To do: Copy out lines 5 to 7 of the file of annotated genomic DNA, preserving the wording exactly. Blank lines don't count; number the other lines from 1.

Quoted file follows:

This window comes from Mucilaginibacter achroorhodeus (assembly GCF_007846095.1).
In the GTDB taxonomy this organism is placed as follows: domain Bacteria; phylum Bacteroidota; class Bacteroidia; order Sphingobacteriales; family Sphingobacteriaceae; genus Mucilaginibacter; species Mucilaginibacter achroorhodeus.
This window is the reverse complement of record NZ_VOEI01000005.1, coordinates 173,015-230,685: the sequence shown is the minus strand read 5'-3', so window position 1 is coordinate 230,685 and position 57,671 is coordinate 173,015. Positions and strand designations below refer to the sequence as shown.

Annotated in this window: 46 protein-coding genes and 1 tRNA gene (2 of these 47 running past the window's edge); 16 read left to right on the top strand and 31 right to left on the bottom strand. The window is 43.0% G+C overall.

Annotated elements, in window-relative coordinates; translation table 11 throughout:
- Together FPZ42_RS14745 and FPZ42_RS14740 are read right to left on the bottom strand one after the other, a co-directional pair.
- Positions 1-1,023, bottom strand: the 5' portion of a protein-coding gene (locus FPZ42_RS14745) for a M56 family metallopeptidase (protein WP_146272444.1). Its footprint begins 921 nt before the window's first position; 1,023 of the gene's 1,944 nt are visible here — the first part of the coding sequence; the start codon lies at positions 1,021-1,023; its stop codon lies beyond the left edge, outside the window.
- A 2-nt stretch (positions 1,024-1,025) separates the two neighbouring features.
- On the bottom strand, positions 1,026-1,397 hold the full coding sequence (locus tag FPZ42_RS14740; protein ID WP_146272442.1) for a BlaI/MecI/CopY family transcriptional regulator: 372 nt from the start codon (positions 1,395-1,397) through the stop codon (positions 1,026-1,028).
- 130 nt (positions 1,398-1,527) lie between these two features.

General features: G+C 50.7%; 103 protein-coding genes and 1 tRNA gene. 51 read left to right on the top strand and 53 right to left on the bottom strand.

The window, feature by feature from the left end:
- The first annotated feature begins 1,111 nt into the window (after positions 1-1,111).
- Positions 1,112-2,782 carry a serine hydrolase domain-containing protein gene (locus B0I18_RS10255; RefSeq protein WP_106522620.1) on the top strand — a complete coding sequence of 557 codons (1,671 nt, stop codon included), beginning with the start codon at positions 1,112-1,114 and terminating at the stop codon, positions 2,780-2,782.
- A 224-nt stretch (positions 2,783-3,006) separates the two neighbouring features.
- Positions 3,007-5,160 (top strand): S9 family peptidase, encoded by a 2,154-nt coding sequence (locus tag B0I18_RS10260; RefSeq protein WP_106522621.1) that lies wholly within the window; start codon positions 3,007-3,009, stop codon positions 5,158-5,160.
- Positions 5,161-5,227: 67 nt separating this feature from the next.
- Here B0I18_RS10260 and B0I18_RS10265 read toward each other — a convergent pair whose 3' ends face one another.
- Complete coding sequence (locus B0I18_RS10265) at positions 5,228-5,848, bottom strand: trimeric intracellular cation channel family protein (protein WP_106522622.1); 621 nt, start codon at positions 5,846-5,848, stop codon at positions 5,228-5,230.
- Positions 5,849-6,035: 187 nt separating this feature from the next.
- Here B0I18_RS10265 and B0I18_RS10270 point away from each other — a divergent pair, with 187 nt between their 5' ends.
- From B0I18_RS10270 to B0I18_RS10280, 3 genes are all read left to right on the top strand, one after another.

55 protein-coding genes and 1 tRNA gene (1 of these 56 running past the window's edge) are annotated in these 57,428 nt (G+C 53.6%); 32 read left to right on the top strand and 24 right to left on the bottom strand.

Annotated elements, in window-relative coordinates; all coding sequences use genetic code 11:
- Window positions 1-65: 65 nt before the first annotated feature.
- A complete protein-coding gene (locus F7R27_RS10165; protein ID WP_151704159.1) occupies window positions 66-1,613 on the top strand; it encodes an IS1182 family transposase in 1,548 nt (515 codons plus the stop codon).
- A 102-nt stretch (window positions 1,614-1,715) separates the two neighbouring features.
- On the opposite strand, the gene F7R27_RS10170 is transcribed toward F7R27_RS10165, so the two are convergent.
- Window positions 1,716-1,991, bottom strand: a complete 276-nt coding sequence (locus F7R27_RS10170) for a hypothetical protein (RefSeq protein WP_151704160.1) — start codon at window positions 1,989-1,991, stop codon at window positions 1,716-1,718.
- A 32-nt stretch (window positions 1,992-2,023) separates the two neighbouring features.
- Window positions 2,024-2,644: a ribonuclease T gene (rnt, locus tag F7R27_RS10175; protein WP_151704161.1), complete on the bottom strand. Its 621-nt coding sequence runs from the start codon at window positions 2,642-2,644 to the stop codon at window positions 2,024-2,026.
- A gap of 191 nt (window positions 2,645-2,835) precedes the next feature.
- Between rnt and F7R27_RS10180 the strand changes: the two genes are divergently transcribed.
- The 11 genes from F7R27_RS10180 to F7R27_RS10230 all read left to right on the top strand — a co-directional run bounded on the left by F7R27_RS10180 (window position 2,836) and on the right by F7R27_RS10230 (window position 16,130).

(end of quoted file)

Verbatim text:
Annotated elements, in window-relative coordinates; translation table 11 throughout:
- Together FPZ42_RS14745 and FPZ42_RS14740 are read right to left on the bottom strand one after the other, a co-directional pair.
- Positions 1-1,023, bottom strand: the 5' portion of a protein-coding gene (locus FPZ42_RS14745) for a M56 family metallopeptidase (protein WP_146272444.1). Its footprint begins 921 nt before the window's first position; 1,023 of the gene's 1,944 nt are visible here — the first part of the coding sequence; the start codon lies at positions 1,021-1,023; its stop codon lies beyond the left edge, outside the window.